Dialogue with Hurriyat, for What?
The entire State of Jammu and Kashmir has been, is and will remain an integral part of India. If some people living there, being Musalmans, think that their safety lies in going away to Pakistan they can do whatever they like, but they have no right to partition the State or carry away with them any portion of the territory which is a part of Indian Union. A mistaken anti-national attitude on this fundamental issue led to partition of India in 1947 consequent upon the claims of the Muslim League. Now that India is politically free, we cannot and must not repeat this folly and allow any portion of our territory to go out of India because of the separatist tendencies of some sections of the people swayed by selfish, bigoted or communal motives.”
– Dr Syama Prasad Mookerjee in a statement “Stop Abdullah’s Anti-India Activities—Mookerjee’s Words of Warning” published in ‘Organiser Weekly’, issue dated May 4, 1953, P. 4
W hen the holy Amarnath Yatra around the corner and, Home Minister Shri Amit Shah was about to visit Jammu & Kashmir (J&K) to review the Yatra preparations and security situation, Hurriyat Conference led by Mirwaiz Farooq again raised the ‘dialogue’ bogey, claiming it to be the only way to resolve the Kashmir problem. The Governor of Jammu & Kashmir only made a reference to it in his press conference to explain the changing circumstances in the Valley. Some political leaders and media houses misrepresented it as a response to the Hurriyat’s call with the obvious intent. Fortunately, the Union Government did not give much importance to such speculations. For the first time in the last thirty years, the separatists did not give a call for Bandh when any Union Minister is visiting the Valley. Is it a change of heart for the Hurriyat? Why is Hurriyat looking for a dialogue option now? And is there any scope for ‘dialogue’ with the perpetrators of violence? These are the fundamental questions we should address while addressing the issue.
Mirwaiz Farooq, in his ‘dialogue’ proposal, said, “I believe that this issue cannot be resolved by militarily or through confrontation but by dialogue and deliberations.” In the same breath he repeated the old tape, “Pakistani PM Imran Khan’s often repeated offer of dialogue on all issues between India and Pakistan, including on the Kashmir issue, should also be seriously considered as the way forward.” Hurriyat has not changed its stand, and still considers Pakistan as a party to the dialogue process in contrary to the legal and political position of Bharat. As the Governor of J&K had earlier remarked, “The Hurriyat don't even go to the toilet without seeking permission from Pakistan”. Thanks to the aggressive ‘zero tolerance on terrorism’ policy by the Modi Government, both domestically and internationally, the masters of Hurriyat in Pakistan are completely isolated and facing severe economic crisis. In reality, Pakistan is looking for a way out to ‘dialogue’ with Bharat without showing any substantial action either on the front of eliminating terrorists or dismantling the terror infrastructure they have built. Hurriyat is just toeing the line.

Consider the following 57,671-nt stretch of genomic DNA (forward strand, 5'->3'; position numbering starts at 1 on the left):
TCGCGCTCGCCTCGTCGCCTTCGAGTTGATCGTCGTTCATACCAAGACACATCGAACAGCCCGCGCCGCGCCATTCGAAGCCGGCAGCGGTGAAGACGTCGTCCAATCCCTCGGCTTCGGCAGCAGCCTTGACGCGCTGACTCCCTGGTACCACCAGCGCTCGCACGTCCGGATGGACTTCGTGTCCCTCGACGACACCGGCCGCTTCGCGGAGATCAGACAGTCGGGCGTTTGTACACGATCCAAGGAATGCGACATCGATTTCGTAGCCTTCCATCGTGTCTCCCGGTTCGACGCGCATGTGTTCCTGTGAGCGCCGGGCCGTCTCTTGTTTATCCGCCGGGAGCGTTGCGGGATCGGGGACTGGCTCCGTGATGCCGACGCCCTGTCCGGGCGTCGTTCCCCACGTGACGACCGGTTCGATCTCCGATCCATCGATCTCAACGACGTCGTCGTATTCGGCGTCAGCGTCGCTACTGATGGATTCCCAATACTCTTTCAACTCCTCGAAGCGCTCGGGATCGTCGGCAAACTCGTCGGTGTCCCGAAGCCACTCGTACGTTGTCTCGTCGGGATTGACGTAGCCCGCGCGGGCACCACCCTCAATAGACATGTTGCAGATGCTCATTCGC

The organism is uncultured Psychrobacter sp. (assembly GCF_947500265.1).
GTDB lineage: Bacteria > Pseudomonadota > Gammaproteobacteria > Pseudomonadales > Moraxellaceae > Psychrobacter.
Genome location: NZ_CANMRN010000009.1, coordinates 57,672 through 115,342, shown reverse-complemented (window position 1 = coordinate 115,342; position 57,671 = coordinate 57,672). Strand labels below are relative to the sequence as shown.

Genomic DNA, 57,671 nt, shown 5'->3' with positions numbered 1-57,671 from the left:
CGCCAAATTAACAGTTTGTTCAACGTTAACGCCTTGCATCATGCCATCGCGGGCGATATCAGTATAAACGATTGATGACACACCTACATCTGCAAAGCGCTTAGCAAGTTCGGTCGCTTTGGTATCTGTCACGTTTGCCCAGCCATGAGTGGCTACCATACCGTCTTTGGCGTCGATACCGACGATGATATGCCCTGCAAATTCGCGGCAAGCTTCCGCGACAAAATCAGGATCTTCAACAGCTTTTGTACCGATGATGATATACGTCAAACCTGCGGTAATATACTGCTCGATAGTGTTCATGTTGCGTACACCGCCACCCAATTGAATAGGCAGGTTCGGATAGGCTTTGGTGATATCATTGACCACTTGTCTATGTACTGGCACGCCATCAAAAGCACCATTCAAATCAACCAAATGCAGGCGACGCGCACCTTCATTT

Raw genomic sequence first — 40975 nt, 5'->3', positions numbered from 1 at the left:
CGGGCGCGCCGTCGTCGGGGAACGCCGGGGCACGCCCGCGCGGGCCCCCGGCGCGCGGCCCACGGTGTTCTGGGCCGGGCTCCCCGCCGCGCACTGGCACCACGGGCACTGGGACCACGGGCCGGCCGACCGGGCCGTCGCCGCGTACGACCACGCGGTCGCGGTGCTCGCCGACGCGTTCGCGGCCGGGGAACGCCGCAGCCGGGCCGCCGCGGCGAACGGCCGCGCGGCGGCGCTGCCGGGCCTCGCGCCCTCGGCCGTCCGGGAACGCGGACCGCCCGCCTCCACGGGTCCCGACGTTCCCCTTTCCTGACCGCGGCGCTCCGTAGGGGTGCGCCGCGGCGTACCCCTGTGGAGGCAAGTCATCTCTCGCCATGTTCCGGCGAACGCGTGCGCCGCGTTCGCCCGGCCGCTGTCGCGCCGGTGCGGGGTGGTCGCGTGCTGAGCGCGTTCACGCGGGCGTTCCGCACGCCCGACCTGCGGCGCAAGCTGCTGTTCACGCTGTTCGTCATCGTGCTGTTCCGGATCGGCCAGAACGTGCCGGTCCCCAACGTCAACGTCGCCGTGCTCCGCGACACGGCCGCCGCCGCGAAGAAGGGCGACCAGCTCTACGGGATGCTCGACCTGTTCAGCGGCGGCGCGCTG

We cannot forget the fact that January 19, 2018 Press Release of the National Investigation Agency (NIA) had categorically named Hurriyat leaders along with the masterminds of anti-Bharat terror front like Hafeez Saeed and Syed Salahuddin. The charge-sheet filed after the thorough investigation (NIA CASE NO. RC-10/2017/NIA/DLI) clearly states that “the accused persons, i.e. the Hurriyat leaders, the terrorists and the stone-pelters are carrying out terrorist attacks and orchestrating violence, stone-pelting and other subversive and secessionist activities in Jammu & Kashmir ... with the active support, connivance and funding from terrorist organisations based in Pakistan and its agencies”. The reality is that this case and financial curbs have completely shattered the terrorist/separatist ecosystem. This crackdown is another reason for this carrot of dialogue.
During Ramzan ceasefire and around Amarnath Yatra, engage in some form of dialogue and use it for some regrouping to perpetrate violence has been the old strategy used by the Pakistani stooges. They neither hold any ground in the Valley nor represent the true voices of J&K. After the successful conduct of Panchayat polls despite the boycott from Hurriyat and other Valley-centric parties, their empty claims being main stakeholders have been burst.
They are fighting to remain relevant. The best way is to isolate them and neglect their ‘dialogue’ offer. There are many genuine stakeholders in the State of J&K who have not been heard over the years. ‘No compromise on the fundamental issue of complete integration of J&K’, as articulated by the great martyr Dr S P Mookerjee is the cardinal principal we should follow. If we do that, there is nothing to talk with Hurriyat and others who see Bharat through divisive communal lines.